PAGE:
TABLE 8______________________________________Formula      pH       Appearance Residue (%)______________________________________1 Week   A-1     pH 6.0   +        38.62       pH 7.0   +        79.33       pH 8.0   -        100.54       pH 9.0   -        101.12 Weeks A-1      pH 6.0   +        23.92       pH 7.0   +        63.73       pH 8.0   -        98.64       pH 9.0   -        99.43 Weeks A-1      ph 6.0   +        19.32       pH 7.0   +        54.23       pH 8.0   -        98.04       pH 9.0   -        99.0______________________________________ Note: The symbol "-" denotes that change in appearance was not observed. The symbol "+" denotes that change in appearance was observed. (hereinafter, the same as above)

              TABLE 9______________________________________Formula  1 Week       2 Weeks  4 Weeks______________________________________B-1      -            -        -B-2      -            -        +______________________________________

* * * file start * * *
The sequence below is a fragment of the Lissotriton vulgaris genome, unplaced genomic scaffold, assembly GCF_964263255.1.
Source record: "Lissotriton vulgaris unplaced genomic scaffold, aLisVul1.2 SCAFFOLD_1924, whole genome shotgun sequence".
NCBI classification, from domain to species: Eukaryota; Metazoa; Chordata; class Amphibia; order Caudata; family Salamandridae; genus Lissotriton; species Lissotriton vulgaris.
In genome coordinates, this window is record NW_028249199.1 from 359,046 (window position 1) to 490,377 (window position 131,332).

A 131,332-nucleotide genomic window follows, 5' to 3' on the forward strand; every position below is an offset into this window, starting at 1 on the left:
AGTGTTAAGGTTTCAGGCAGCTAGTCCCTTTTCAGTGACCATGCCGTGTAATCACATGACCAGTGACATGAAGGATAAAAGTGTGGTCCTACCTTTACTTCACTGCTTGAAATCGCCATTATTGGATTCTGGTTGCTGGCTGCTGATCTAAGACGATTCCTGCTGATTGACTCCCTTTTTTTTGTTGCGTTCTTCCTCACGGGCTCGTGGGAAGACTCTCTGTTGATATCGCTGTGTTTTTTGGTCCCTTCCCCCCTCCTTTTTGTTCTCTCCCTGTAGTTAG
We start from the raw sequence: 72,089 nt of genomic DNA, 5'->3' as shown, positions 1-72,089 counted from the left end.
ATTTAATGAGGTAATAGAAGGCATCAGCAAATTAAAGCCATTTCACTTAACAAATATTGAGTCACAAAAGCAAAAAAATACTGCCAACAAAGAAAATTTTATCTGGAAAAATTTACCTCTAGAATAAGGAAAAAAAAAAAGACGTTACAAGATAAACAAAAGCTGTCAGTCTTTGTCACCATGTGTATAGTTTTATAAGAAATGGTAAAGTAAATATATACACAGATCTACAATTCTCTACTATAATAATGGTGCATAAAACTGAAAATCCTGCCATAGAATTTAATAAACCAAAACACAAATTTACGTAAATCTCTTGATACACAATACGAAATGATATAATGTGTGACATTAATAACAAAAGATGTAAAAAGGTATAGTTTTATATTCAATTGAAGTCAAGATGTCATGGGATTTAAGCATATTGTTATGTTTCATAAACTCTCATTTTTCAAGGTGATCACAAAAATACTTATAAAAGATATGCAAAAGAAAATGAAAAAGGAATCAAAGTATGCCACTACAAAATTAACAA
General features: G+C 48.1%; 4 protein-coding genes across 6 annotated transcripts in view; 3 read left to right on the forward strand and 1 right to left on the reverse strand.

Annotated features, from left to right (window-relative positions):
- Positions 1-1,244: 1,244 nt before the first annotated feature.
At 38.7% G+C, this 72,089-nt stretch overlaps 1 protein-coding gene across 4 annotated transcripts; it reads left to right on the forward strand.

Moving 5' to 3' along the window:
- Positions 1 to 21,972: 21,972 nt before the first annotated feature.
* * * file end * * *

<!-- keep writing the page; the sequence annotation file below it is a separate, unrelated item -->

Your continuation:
TABLE 10______________________________________Formula      Residue (%)                   Appearance______________________________________B-1          93.4       +B-3          100.9      -______________________________________

              TABLE 11______________________________________       Appearance                Residue (%)______________________________________Example 6     -          100.9Example 7     -          99.2Example 8     -          98.9______________________________________
Patent Citations
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Non-Patent Citations
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Classifications
U.S. Classification514/561
International ClassificationC07C229/40, A61P27/16, A61P27/02, A61K31/195, A61K9/00, A61P29/00
Cooperative ClassificationA61K31/195, A61K9/0048
European ClassificationA61K31/195, A61K9/00M16
Legal Events
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Jan 24, 1989ASAssignment
Owner name: A.H. ROBINS COMPANY, INCORPORATED, VIRGINIA